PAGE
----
Houston High School Athletics


Houston High twins hope to make a splash at Olympic swim trials


Daily Memphian | 6/15/2024

PHOTO CREDIT: Benjamin Naylor/Daily Memphian

For many of the competitors, the United States Olympic swimming trials in Indianapolis that run Saturday through June 23 will serve as the ultimate pass-fail final.

Finish in first or second and you’re headed to Paris to represent Team USA at the 2024 Olympics. But if not, it’s four more years of grinding, waiting and hoping — if not the end of competitive swimming altogether.

Not so for Eva and Roos Rottink. The Houston High School twins have massive dreams and they hope that the massive venue that is Lucas Oil Stadium will serve as a nurturing point for their considerable talents and Team USA aspirations.

“This meet is totally different than any other meet they’ll go to,” said Dan Schultz, who coaches the class of 2026 standouts at the Memphis Thunder Aquatic Club. “For a lot of athletes — college, post-grad — this will be their final meet. They’re working up toward making the Olympic team and if they don’t do that, they’re largely done with the sport.

“Just going in, looking at it as a learning experience. They’ll be in the same pool as Katie Ledecky and Kate Douglass and Caeleb Dressel. Essentially the superstars of the sport. ... It’s almost like a pre-SAT. You go in, take the test and hopefully in four more years, you make marked improvements.”

Certainly, the girls will be competing with eyes firmly fixed on the future rather than the here and now. Roos (pronounced rose) is seeded 34th in the 100-meter backstroke and 38th in the 200-meter backstroke. Daily Memphian Girls Swimmer of the Year Eva (pronounced ay-va) enters as the 53rd seed in the 100 back.

Simply making the field in Indy is a significant accomplishment. Approximately 800 swimmers in the U.S. reached qualifying standards for the trials — out of a pool of some 316,000 registered competitors.

Most also will be considerably older than the 16-year-olds, including former Collierville standout and current Arizona State competitor Erin Milligan (seeded 70th in the 50 freestyle and 45th in the 100 free) and MUS grad Zion James of Columbia (39th in the 50 free).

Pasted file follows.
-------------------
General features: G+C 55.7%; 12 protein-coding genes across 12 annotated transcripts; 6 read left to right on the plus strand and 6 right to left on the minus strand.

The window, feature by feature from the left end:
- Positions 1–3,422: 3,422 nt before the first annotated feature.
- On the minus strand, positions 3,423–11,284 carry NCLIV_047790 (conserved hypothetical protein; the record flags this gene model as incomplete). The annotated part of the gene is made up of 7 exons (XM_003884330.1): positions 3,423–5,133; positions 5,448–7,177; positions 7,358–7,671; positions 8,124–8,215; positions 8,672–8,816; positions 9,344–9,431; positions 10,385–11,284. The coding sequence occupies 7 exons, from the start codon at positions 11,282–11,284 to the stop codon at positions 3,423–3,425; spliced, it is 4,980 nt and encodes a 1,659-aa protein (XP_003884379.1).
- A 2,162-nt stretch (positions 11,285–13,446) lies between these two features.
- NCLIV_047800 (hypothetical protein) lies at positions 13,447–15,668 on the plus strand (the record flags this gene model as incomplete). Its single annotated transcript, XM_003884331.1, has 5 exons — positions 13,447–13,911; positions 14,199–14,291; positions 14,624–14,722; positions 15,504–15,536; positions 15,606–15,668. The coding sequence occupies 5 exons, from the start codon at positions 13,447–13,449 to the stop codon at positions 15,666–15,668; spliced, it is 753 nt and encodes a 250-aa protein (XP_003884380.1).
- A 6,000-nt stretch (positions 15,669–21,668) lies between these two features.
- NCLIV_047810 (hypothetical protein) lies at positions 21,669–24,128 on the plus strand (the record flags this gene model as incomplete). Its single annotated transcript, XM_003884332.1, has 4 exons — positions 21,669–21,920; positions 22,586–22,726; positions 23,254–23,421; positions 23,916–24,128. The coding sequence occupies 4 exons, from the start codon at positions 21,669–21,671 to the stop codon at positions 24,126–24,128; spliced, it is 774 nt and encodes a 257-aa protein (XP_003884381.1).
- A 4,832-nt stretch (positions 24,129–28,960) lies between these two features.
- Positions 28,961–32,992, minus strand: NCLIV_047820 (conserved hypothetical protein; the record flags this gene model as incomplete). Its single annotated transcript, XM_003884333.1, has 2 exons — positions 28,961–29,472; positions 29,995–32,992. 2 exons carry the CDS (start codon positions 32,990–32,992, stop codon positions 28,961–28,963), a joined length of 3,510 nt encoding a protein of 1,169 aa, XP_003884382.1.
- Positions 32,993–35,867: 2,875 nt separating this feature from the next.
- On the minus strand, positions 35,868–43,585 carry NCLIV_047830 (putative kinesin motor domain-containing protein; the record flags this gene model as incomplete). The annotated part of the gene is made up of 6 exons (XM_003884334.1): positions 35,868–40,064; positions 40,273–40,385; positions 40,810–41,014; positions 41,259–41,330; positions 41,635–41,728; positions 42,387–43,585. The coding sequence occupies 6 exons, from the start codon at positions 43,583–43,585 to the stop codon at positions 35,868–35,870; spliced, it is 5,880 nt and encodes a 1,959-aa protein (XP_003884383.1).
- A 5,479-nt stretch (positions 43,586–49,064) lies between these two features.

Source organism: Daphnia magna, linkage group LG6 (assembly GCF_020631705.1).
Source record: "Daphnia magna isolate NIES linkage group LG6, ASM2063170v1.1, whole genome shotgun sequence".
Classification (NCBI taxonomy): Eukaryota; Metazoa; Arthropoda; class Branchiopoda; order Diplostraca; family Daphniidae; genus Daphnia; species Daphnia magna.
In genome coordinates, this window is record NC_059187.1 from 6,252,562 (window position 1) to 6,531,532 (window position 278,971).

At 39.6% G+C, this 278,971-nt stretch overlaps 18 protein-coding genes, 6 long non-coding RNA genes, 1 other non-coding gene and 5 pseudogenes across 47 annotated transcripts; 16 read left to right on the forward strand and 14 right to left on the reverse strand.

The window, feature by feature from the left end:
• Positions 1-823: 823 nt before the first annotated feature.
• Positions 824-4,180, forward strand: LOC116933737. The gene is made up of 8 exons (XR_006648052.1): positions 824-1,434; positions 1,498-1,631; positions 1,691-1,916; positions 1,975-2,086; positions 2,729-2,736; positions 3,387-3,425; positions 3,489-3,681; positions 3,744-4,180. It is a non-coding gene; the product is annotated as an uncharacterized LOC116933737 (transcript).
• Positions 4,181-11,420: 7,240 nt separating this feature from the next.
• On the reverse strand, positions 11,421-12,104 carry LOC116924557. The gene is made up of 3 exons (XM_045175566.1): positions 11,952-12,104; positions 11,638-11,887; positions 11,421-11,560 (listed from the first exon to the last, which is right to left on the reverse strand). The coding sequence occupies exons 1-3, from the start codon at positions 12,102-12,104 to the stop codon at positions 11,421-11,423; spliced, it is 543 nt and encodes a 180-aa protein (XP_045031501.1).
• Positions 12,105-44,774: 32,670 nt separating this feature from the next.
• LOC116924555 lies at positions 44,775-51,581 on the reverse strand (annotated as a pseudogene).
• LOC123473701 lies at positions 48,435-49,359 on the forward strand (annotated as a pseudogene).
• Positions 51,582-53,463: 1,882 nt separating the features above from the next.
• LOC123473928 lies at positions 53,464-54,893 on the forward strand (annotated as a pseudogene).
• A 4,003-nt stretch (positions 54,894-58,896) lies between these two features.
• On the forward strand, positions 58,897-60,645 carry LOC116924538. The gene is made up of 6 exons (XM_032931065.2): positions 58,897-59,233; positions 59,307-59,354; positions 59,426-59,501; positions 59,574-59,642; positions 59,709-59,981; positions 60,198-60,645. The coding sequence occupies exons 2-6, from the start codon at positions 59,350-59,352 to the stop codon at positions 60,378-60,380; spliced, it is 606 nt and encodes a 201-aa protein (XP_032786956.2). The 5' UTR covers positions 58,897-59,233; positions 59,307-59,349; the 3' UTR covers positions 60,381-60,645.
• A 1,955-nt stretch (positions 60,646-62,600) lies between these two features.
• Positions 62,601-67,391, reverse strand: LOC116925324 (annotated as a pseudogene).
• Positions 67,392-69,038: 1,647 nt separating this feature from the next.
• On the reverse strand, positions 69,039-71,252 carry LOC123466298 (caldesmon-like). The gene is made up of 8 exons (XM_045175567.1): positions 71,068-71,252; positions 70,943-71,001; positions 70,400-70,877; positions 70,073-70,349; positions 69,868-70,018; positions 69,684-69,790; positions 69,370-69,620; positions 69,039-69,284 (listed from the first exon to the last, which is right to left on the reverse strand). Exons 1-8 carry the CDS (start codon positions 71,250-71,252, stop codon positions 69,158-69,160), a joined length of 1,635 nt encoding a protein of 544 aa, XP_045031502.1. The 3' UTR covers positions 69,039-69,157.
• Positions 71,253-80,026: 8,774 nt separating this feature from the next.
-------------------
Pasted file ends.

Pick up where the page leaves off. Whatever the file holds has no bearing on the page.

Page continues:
Like Schultz said, it will be a learning experience. A chance to — literally and figuratively — get their feet wet at the highest levels. That’s reason enough for the twins to be excited.

And a bit apprehensive as well.

“I don’t know what to expect,” said Eva, the older of the two by about 15 minutes. “I’m sure we’ll be overwhelmed; it’s in a football stadium. ... Coming home and knowing what you need to work. Staying positive (and) having a good mindset (would spell success).”

Added Roos, “For me, I think it would be nice to have time improvements and see if I move up a rank or two from where I’m seeded. I haven’t really checked honestly because that stresses me out ... I like being a little ignorant about that. I just want to improve.”

They’ve both already come quite a long way.

The twins were born in the Netherlands and moved to the United States at the age of four. Their dad’s work took the family — which includes their mom and older brother Sil, a standout defender on Houston’s soccer team — first to Pittsford in upstate New York and then to Memphis.

They were about seven when they were introduced to swimming.

“We started off playing soccer,” said Roos. “I feel like everybody starts off playing soccer. But Eva and I have always loved the water so my mom was like ‘OK, I think it would be a good idea to put them into swimming.’ We didn’t like it at first; we’re stubborn.”

Said Eva, “Playing in the water is different from swimming in the water.”

They had a couple of things going for them though beyond stubborn. One, an innate natural talent that they’ve honed through countless early-morning sessions before school and plenty of late nights too while their friends were doing normal teenage stuff.

Evidence of that came at the Tennessee Interscholastic Swim Coaches Association state championship meet held in February in Nashville. Eva placed first in the 100-yard backstroke and second in the 200 free, Roos won the 100 butterfly and both swam on Houston’s victorious 200 medley relay squad, teaming with fellow rising juniors Taylor Cole and Samantha Riggen.

And two, they share a drive that comes — in large part — from their close relationship.

“Eva and I have always been really competitive since we’re twins and we swim in the same events,” Roos said. “We grew from each other since we’re always racing each other. ‘Who’s (going to be) first?’

And Eva said, “It’s both (friendly and serious). We respect each other; we’re happy for each other. If she beats me, I’m not going to hold it against her.”

Out of the pool, the similarities continue. Both girls confess to a serious shopping addiction while Roos keeps her family and friends well stocked with baked goods — cookies in particular.

They both harbor the same Olympic dreams as well. Next week will lay a foundation for what they hope are spots in the 2028 Games in Los Angeles. By virtue of their birth, they could opt to compete for the Netherlands.

But representing the U.S. — the country with far more swimming golds and total medals than any other — is the goal. They’re competitors, remember?

And, always, twin sisters.

“We do a lot of stuff together,” said Eva. “We’re always there for each other. Obviously sometimes it can be annoying because you get compared a lot but I’m lucky to have her. She’s like my built-in best friend.”

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